Includes bibliographical references (p. -190) and index.
1. Introduction: A coalition of minds. Karl Maton (University of Sydney, Australia) & Rob Moore (University of Cambridge)-- 2. Reconceptualising Knowledge and the Curriculum in the Sociology of Education-- Rob Moore (University of Cambridge) & M.F.D. Young (University of London and University of Bath)-- 3. Analysing Knowledge Claims and Practices: Languages of legitimation-- Karl Maton (University of Sydney, Australia)-- 4. 'Voice Discourse' and the Problem of Knowledge and Identity-- Rob Moore (University of Cambridge) & Johan Muller (University of Cape Town, South Africa)-- 5. Promoting Official Pedagogic Identities: The sacred and the profane-- John Beck (University of Cambridge)-- 6. Competency-Based Training, Powerful Knowledge and the Working Class-- Leesa Wheelahan (Griffith University, Australia)-- 7. Knowledge Structures and the Canon: A preference for judgements-- Rob Moore (University of Cambridge)-- 8. Knowledge-Building in the Arts and Humanities: Invisible tribunals-- Karl Maton (University of Sydney, Australia)-- 9. Truth and Truthfulness in the Sociology Of Educational Knowledge-- M.F.D. Young (University of London and University of Bath) & Johan Muller (University of Cape Town, South Africa).
(source: Nielsen Book Data)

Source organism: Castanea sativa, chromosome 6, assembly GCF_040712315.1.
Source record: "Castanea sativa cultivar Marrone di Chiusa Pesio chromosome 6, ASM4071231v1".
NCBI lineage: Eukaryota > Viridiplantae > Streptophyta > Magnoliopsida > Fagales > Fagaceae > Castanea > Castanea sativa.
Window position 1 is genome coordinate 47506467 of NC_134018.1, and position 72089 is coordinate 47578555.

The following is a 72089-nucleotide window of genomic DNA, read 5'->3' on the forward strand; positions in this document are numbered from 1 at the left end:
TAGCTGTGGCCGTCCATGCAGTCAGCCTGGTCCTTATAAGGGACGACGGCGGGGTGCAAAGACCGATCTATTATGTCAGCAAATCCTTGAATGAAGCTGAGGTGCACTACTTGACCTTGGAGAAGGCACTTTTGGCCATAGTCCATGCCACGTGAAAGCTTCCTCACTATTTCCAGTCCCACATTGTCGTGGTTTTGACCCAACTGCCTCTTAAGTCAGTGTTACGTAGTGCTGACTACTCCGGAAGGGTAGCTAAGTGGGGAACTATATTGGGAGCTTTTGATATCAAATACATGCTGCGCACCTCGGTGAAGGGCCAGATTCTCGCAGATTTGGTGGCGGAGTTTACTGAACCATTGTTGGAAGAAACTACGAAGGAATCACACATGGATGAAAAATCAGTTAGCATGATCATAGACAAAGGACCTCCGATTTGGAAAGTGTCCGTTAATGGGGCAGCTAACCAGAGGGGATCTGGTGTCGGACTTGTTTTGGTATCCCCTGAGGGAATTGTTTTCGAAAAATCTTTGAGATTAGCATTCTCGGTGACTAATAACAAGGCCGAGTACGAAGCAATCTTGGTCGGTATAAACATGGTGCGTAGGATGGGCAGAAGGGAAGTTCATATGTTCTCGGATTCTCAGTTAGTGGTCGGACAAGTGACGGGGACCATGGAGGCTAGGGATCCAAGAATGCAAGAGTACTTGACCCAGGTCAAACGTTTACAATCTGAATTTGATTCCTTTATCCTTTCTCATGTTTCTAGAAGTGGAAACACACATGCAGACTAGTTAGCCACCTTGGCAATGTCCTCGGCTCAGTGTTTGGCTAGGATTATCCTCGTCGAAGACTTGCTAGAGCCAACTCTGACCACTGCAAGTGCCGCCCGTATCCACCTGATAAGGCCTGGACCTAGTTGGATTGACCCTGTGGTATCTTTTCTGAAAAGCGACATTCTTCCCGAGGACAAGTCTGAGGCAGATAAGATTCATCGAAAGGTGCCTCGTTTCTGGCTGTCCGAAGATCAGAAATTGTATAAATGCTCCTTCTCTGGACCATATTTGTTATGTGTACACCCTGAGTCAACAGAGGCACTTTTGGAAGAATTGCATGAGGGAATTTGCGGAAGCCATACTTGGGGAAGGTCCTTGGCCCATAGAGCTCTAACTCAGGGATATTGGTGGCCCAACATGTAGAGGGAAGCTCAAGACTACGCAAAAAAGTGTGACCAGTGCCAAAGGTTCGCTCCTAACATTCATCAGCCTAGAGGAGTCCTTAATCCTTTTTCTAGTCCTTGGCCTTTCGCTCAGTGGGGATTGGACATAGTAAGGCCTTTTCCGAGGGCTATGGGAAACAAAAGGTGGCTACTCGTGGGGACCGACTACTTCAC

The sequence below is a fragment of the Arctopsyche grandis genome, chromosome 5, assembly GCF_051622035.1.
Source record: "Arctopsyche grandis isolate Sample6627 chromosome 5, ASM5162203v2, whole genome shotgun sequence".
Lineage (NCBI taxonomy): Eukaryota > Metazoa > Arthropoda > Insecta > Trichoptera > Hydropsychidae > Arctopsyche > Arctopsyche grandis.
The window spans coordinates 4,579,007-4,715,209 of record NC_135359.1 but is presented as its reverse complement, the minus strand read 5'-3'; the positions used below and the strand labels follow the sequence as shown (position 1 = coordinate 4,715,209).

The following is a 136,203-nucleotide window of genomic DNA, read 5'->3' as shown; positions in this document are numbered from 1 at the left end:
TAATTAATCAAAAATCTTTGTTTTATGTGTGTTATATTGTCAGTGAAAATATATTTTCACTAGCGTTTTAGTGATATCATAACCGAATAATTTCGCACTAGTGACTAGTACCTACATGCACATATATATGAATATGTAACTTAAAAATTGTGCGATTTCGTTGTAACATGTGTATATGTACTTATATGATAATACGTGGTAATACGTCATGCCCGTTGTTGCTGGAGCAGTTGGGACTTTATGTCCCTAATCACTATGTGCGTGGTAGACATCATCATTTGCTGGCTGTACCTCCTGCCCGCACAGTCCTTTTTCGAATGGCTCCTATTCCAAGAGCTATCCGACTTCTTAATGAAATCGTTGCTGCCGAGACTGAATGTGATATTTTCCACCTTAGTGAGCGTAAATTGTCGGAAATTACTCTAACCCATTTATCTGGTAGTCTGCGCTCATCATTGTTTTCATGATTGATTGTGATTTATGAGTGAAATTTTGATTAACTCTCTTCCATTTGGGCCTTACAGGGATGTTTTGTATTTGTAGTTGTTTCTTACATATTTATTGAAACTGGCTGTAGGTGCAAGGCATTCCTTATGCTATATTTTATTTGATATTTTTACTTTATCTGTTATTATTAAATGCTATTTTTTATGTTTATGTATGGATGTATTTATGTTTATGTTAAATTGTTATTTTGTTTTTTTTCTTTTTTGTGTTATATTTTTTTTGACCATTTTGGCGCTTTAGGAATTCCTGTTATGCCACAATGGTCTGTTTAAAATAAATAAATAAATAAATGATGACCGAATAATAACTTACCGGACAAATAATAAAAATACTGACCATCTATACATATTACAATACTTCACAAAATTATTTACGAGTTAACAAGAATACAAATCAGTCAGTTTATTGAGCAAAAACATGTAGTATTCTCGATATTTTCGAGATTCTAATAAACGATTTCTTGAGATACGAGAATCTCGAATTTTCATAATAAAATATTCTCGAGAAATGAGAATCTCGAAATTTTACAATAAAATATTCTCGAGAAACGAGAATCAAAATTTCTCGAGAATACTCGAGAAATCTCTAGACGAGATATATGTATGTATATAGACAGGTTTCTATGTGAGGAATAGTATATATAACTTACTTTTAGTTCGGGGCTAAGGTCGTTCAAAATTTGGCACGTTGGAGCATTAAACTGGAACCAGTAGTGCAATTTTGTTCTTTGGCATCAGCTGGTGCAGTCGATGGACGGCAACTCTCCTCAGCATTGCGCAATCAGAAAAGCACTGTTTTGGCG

This key monograph is both timely and important in bringing together seminal papers, and some new material, in the emergence of an increasingly influential school of thought in the study of knowledge and education. It brings together for the first time articles that have played key roles in the emergence of an increasingly influential school of thought for a realist sociology of education that places knowledge at its heart. This timely volume covers issues in the sociology of knowledge, the educational system and policy, professional autonomy, vocational education, educational research and teaching, as well as the nature of such disciplines as cultural studies, English, science and the arts. The chapters directly address the nature of sociology of education itself. The realist position developed in the book challenges two major currents of thought that have for a long time been prominent and influential in sociology and education: postmodernism and progressivism/constructivism. This well-edited collection of papers is provocative and original in that it represents a sustained, collective critique that offers a genuine alternative to these current orthodoxies. (source: Nielsen Book Data)